Don't let Tuesday's rally in stocks fool you. It's way too risky out there, according to one analyst.
"I'd be in cash," said Ian Winer, head of equity trading at Wedbush Securities, based in Los Angeles. He doesn't see any real values across the markets, he added.
After a 600-plus point loss in the Dow Jones Industrial Average on Friday and a 260 point drop on Monday, the blue-chip index opened higher on Tuesday.
"I think a lot of the [rally] is a near-term oversold bounce," Winer said. "You have some stability in the pound and talk from European Central Bank President Mario Draghi about some sort of bigger, coordinated central bank action around the globe."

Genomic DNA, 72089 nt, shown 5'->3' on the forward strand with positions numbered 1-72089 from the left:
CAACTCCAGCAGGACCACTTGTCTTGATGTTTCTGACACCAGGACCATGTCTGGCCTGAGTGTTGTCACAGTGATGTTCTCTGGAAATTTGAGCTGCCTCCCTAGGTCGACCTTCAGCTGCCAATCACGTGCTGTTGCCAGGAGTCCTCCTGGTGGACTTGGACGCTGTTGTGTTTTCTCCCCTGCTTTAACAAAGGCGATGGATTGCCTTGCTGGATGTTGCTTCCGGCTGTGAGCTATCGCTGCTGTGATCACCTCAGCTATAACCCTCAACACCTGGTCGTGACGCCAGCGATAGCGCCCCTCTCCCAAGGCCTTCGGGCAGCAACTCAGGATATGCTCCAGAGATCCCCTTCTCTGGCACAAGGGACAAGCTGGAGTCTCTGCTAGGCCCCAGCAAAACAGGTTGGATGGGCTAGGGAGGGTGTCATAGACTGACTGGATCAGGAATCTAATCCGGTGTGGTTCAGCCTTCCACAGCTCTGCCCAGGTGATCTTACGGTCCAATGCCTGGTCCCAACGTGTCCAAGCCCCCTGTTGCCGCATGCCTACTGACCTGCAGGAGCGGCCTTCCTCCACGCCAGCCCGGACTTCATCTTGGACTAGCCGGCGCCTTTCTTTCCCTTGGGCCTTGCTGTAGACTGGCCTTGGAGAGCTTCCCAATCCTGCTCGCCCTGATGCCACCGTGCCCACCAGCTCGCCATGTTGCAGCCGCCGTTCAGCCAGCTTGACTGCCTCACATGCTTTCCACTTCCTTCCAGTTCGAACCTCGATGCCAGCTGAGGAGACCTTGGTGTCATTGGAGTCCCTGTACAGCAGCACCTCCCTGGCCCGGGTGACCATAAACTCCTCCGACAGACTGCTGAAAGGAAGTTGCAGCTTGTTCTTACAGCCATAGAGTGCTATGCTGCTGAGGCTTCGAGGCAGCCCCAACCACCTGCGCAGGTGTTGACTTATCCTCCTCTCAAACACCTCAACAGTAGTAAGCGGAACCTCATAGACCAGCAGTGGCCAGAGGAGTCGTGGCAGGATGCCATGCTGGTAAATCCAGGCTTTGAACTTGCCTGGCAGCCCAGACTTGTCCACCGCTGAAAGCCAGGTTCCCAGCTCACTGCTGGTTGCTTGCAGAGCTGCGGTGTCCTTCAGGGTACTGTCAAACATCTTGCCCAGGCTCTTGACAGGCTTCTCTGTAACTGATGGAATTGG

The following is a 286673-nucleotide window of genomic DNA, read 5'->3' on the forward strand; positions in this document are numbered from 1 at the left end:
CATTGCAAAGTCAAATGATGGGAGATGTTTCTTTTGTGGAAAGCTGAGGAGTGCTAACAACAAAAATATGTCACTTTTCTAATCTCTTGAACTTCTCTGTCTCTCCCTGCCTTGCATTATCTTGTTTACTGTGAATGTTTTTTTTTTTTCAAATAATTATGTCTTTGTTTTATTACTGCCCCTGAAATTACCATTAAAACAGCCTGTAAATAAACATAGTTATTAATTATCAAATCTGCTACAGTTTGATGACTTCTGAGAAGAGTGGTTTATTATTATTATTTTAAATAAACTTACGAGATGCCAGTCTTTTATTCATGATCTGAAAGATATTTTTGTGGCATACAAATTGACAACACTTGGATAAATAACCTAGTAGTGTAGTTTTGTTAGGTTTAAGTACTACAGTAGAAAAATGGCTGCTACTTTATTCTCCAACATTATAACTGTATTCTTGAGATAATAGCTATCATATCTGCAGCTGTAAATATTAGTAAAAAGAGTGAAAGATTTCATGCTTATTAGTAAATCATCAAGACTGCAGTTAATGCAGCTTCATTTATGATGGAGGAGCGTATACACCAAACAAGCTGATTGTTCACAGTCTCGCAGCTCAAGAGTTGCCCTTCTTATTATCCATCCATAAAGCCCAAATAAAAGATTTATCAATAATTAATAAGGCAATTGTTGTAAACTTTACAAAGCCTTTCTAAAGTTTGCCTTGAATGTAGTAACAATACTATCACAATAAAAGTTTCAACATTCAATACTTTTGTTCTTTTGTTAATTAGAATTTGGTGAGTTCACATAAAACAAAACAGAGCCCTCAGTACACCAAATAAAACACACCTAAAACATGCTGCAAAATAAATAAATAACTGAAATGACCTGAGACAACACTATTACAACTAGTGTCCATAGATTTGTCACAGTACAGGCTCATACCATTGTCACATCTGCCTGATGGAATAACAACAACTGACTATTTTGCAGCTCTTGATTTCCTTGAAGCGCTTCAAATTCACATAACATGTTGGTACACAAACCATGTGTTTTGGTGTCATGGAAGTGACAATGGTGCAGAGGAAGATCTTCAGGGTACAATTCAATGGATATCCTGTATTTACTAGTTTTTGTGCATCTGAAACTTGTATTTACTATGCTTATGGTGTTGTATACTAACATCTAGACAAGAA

The pound gained 1.3% against the dollar to almost $1.34. Draghi spoke at a panel in Portugal Tuesday, which was supposed to be attended by Bank of England Governor Mark Carney and Federal Reserve Chair Janet Yellen. Both central bankers canceled the appearance amid fallout from the Brexit vote.
"I think there's some expectation that you're going to get extra liquidity pumped into the system," he said. "While that may help asset prices, as interest rates go down, it's very hard for any of these banks to ever make money."
U.S. listed shares of European banks like Lloyds Banking (LYG) - Get Report , Barclays (BCS) - Get Report and Royal Bank of Scotland (RBS) - Get Report were particularly hard-hit on Monday, but traded higher on Tuesday morning.
Making matters worse, Winer said companies aren't likely going to guide aggressively once earnings season starts in a few weeks, given the uncertainty in global markets.
"That's going to make it more and more difficult to get the market higher," he said.